Letter from the Editor

Hi! How’s your day??

I’m supposed to write this about conversation, which is funny because sometimes I think I am most at ease when I am not speaking at all. With Tufts over-enrolling so many students each year, I have routinely felt like our campus is devoid of spaces draped with thick, insulating silence into which to settle in.

Speaking of silence—it’s strange that it is often accompanied by the word “dead.” I find silences to be so alive, so charged—silences hold unspoken intimacy between lovers; silence enables people to listen openly when a perspective may conflict with their own; silence pushes newfound understandings of ourselves and others to ripple to the surface in a way that constant verbal exchange never could. 

But, sometimes, stretching silence can make me feel like I’m drowning. As much as I cherish it, when I feel especially lost, I always clasp my fingers around memories of the most notable conversations of my life, ones that remind me I have lived. A highlight—Walking through a deluge with my best friend of the last four years, Sruthi, on the second day of college. We had met hours ago and found ourselves drenched on the way back to Tilton, exchanging runaway thoughts about how water feels like change. Or my first love, making my heart jolt into my throat with a 10-word text: “I think it would be good if we talked soon.” My own father, shaking me by the shoulders months later as heartbreak swallowed up my junior spring: “Priyanka, you have your whole life ahead of you!” Standing on the bench outside of SoGo past midnight with one of my newest friends, looking up at an inky sky and not feeling cold anymore as he said, “Maybe I’ll remember this moment years later?”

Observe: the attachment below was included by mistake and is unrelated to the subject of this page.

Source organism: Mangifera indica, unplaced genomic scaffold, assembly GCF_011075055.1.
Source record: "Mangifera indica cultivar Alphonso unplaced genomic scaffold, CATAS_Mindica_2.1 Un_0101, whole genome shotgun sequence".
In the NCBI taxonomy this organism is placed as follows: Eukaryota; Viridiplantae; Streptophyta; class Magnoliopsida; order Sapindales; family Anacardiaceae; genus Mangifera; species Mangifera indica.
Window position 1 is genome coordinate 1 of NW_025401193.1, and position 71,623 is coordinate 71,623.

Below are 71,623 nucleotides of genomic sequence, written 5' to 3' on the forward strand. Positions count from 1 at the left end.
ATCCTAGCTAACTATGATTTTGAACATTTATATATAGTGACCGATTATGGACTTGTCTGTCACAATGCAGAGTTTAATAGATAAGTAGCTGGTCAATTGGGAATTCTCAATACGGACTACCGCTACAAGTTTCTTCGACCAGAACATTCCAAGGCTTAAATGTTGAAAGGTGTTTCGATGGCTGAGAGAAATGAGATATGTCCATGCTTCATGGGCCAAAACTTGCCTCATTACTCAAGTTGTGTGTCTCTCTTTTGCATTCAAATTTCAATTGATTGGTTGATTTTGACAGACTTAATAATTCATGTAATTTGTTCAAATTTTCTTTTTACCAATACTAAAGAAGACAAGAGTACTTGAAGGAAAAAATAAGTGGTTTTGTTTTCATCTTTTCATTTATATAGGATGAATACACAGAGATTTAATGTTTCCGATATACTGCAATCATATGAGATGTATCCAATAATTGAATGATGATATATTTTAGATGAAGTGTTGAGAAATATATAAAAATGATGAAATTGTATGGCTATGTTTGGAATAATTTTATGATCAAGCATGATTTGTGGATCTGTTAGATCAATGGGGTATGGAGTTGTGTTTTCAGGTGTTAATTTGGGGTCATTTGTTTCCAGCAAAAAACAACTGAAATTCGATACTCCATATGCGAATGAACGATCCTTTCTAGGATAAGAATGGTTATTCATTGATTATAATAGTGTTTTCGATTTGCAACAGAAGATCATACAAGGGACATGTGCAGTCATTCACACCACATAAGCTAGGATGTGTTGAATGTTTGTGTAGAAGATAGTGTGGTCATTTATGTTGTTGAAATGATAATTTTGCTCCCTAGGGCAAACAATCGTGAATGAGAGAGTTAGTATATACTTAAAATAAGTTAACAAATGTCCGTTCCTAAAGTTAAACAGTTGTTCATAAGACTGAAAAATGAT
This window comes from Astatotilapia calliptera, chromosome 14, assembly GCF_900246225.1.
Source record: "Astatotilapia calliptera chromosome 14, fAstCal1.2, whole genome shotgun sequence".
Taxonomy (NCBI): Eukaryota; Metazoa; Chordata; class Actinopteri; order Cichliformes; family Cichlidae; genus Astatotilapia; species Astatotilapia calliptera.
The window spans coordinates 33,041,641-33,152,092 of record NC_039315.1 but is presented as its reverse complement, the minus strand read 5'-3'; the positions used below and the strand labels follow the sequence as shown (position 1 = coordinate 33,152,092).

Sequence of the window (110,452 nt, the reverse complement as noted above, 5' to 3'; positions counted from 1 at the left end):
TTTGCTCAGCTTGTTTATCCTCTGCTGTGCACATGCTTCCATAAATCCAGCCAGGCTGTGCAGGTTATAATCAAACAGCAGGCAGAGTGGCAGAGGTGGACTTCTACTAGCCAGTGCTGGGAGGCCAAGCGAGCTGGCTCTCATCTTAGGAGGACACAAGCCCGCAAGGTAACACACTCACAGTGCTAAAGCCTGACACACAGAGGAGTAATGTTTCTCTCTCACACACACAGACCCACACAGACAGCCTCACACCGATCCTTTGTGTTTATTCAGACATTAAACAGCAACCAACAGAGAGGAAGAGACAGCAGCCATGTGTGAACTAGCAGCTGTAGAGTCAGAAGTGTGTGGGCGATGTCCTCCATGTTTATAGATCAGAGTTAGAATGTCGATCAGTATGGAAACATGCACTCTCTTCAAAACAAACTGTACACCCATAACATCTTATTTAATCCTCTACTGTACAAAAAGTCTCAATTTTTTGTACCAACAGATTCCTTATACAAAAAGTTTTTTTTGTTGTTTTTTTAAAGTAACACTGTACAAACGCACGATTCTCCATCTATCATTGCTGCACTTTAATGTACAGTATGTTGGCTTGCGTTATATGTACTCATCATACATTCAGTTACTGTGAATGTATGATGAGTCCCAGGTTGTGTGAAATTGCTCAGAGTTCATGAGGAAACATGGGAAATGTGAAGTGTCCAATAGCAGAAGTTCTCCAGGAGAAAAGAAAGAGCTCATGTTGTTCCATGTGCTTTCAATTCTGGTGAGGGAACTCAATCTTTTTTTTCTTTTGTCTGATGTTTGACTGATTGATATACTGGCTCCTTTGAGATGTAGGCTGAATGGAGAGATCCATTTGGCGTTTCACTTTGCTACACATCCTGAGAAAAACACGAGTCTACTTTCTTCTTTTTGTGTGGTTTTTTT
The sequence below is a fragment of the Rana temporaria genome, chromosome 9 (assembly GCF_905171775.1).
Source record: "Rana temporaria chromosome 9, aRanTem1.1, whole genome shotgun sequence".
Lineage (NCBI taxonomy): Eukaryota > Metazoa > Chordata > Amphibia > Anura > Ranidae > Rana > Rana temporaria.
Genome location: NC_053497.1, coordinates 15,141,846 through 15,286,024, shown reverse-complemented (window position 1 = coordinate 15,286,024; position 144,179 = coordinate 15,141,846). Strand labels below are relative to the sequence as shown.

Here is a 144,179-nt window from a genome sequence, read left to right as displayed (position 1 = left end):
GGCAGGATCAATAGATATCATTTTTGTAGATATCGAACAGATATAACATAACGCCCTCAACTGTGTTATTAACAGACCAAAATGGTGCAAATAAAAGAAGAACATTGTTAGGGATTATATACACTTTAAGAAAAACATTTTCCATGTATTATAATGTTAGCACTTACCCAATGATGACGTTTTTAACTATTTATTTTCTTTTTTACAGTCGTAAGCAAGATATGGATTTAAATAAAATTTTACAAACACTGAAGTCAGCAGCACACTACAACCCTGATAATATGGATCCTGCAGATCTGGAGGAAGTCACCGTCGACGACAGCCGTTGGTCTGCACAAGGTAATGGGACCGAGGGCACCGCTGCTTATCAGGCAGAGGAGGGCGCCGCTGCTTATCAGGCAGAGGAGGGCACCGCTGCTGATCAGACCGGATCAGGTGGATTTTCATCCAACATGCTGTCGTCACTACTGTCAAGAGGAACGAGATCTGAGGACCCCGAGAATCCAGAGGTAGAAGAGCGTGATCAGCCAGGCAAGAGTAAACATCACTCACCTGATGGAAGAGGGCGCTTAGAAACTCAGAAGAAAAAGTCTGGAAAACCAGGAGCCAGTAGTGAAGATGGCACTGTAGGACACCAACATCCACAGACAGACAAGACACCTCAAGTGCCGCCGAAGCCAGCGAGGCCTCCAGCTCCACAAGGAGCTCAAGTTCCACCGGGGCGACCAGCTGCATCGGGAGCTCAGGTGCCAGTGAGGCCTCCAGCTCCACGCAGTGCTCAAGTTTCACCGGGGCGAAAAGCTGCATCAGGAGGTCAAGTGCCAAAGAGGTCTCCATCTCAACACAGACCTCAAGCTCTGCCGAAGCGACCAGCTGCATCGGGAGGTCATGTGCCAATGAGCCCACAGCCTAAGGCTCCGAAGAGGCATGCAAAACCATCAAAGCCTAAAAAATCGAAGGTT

It feels fitting to reflect on the culmination of my college experience through the lens of conversation because I wrote about this very topic for the college essay that gained me admission to this school four years prior. My conversations with the people I have grown to love here are threads sewn into the fabric of my soul; I am not the same person I once was, now with more tears, scars, laughs, smiles. 

There’s a recurring, humorous conversation I always have with a friend of mine. When I ask him if he’s gone home for the weekend, he contemplates, amused, “am I ever home, Priyanka?” It always sparks laughter, but I’ve ruminated on this one for a while. As I embark on new paths beyond Tufts, I don’t know if I have found what home really means to me yet, but I know that life is a series of conversations that can make me feel at home across borders, as they transcend stages of time. I have experienced my brightest and darkest moments here, and I found the O during the latter. One of my favorite things about this issue in particular is how I feel conversations occur between these pages—more than one person mentions ravens, or rain, or a significant street in their lives. I want to live a gentle life, reading and tasting these authentic confessions on a page—maybe even sharing a tangerine with another as we read citrus poems! (The fruit has seemed to be a popular inspiration for people pondering on love.) No matter who I become, I hope to converse with more than my words, to talk with my hands, to finally own my blushing problem, to look closer. 

Sure, I struggle to find silence here, but the incessant chatter of Tufts spaces is something that makes me feel whole in its own way. Many here have charmed me. I’ve found myself grasping for conversation when I can’t speak—sending love notes over email, making phone calls, writing letters. I hope these pages spark conversations with your friends and yourselves, as we all stumble down the winding path of growing up. I love talking to so many here, can we keep doing that? 

With laughter, my love, and a persistent request to tell me more,